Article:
32. Healing Blind Bartimaeus (Matt. 20:29-34; Mark 10:46-52; Luke 18:35-43).  Though some were sternly telling Bartimaeus “to be quiet…he  kept crying out all the more, ‘Son of David, have mercy on me!'” (Luke 18:39).  Jesus certainly didn’t tell him to be quite; but, rather, asked, “What do you want Me to do for you?”  (v. 41).  “Lord, I want to regain my sight!,” was his reply.  Jesus then said, “Receive your sight; your faith has made you well” (v. 42).  That led to not only his glorifying God and following Jesus, but also all the people praising God as well.

33. Cursing the fig tree (Matt. 21:18-19; Mark 11:12-14).  Because the fig tree was barren of its fruit, the Lord had cursed it so that it would never bear fruit again. It would seem that the Lord did this to make a lasting impression upon all of the need for the individual to be fruitful, as Jesus also speaks of in John 15:1-8.  For it actually was not the season for figs (Mark 11:13), but the thought of a barren fig tree being cursed could serve as a deterrent toward our own unfruitfulness.

34. Restoring Malchus’ ear that had been lopped off by Peter when the Roman soldiers had come to seize Jesus (Luke 22:49-51; John 18:10). Jesus had previously prayed in the Garden of Gethsemane, “Father, if You are willing, remove this cup from Me; yet not My will, but Yours be done” (Luke 22:42).  Knowing that the cross was now just hours away and what His Father wanted Him to submit to, Jesus was intent on doing so and did not want His followers to hinder Him from that, as Peter was trying to do.  And Jesus, even during this time of His betrayal by Judas and now to be taken into custody by the Roman soldiers, also graciously took the time to work a miracle for Malchus.  Of all people to drag off!  Here is One performing a miracle before them all, as He also did so many other times during His public ministry.  So much good Christ could accomplish for mankind, yet He is now being taken away to what  would eventually lead to a most torturous death on a cross.  And though He knew this and had been “very distressed and troubled” over it (Mark 14:33), He still took the time to heal this man of his severed ear.

35. Second miraculous catch of fish – 153 of them, and the net was not torn (John 21:1-14).  This occurred at the Sea of Galilee, following the Lord’s resurrection, and about 70 miles from where He had been crucified.  The apostles had been out in their boats fishing that night — but with no success. As day began to break, Jesus called out from the beach, “Cast the net on the right-hand side of the boat and you will find a catch.”  They did so — “and then they were not able to haul it in because of the great number of fish” (v. 6).  This was the third time that Jesus had appeared to His disciples, following His resurrection.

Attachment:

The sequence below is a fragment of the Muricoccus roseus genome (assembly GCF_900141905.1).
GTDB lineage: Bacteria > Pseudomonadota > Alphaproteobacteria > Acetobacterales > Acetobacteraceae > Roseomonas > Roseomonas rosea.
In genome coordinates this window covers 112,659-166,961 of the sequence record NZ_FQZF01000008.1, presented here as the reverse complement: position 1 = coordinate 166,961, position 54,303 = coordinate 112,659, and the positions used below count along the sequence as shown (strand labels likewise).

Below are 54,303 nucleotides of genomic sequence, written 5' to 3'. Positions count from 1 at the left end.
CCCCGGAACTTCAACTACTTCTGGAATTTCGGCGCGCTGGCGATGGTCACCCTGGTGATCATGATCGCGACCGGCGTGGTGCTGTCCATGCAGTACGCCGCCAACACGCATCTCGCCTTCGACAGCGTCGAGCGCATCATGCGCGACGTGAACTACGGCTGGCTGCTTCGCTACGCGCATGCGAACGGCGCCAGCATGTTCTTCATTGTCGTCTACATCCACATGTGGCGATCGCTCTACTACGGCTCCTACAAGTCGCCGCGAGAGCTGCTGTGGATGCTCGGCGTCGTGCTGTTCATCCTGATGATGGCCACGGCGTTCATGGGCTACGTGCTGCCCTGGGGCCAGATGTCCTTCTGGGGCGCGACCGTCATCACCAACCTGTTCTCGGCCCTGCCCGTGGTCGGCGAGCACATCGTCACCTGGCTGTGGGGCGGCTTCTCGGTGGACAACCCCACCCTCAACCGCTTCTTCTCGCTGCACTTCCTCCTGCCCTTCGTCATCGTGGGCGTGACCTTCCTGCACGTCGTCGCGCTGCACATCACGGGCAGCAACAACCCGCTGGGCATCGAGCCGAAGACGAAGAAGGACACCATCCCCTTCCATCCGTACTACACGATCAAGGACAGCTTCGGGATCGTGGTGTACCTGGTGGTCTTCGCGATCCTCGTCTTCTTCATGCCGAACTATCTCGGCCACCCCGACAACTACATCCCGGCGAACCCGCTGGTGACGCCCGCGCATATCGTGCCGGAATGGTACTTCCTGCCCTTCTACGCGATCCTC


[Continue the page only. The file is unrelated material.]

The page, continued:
Again, these are just some of the miracles that Jesus performed while on earth; but they have been recorded that we might believe in Him, submit to Him, and become a part of the family of God.

To think that with God all things are possible and nothing is too  difficult!  How wonderful heaven will be — and so much more than we have ever known or could ever imagine!  It is a place of perfect love, continual peace, and everlasting bliss.  May we each earnestly strive for that heavenly home.  For to miss out on that would certainly be our greatest regret!

(All Scripture is from the NASB.)



News & Notes

We extend our condolences to the family and friends of Frederick Farmsworth Crosby (of Panama City, Florida) who passed away December 26.  He was 82.

Ashley Ray Law has been requesting prayer for her grandmother Mary Rogers who has been in the hospital and not doing well.

Others who have continued to be on our prayer list: Cedell Fletcher, Frankie Hadley, Meadern Anderson; Belinda Medlock; Charles Crosby; James Green; Bennie Medlock; Pat Joyner; Jim Lively; Nolan McLaine; Shirley Davis; Judy Daugherty; Misty Thornton; Michelle Rittenhouse; Rachael Gerbing; Jarvis Williams; and Mary Vandevander

Wordpress version of this bulletin:

The Steps That Lead to Eternal Salvation

1) Hear the gospel, for that is how faith comes (Rom. 10:17; John 20:30,31).
2) Believe in the deity of Christ (John 8:24; John 3:18).
3) Repent of sins (Luke 13:5; Acts 17:30).
4) Confess faith in Christ (Rom. 10:9,10; Acts 8:36-38).
5) Be baptized in water for the remission of sins (Mark 16:16; Acts 2:38; 22:16; Rom. 6:3,4; Gal. 3:26,27; 1 Pet. 3:21).
6) Continue in the faith, living for the Lord; for, if not, salvation can be lost (Heb. 10:36-39; Rev. 2:10; 2 Pet. 2:20-22).

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Tom Edwards (912) 614-8593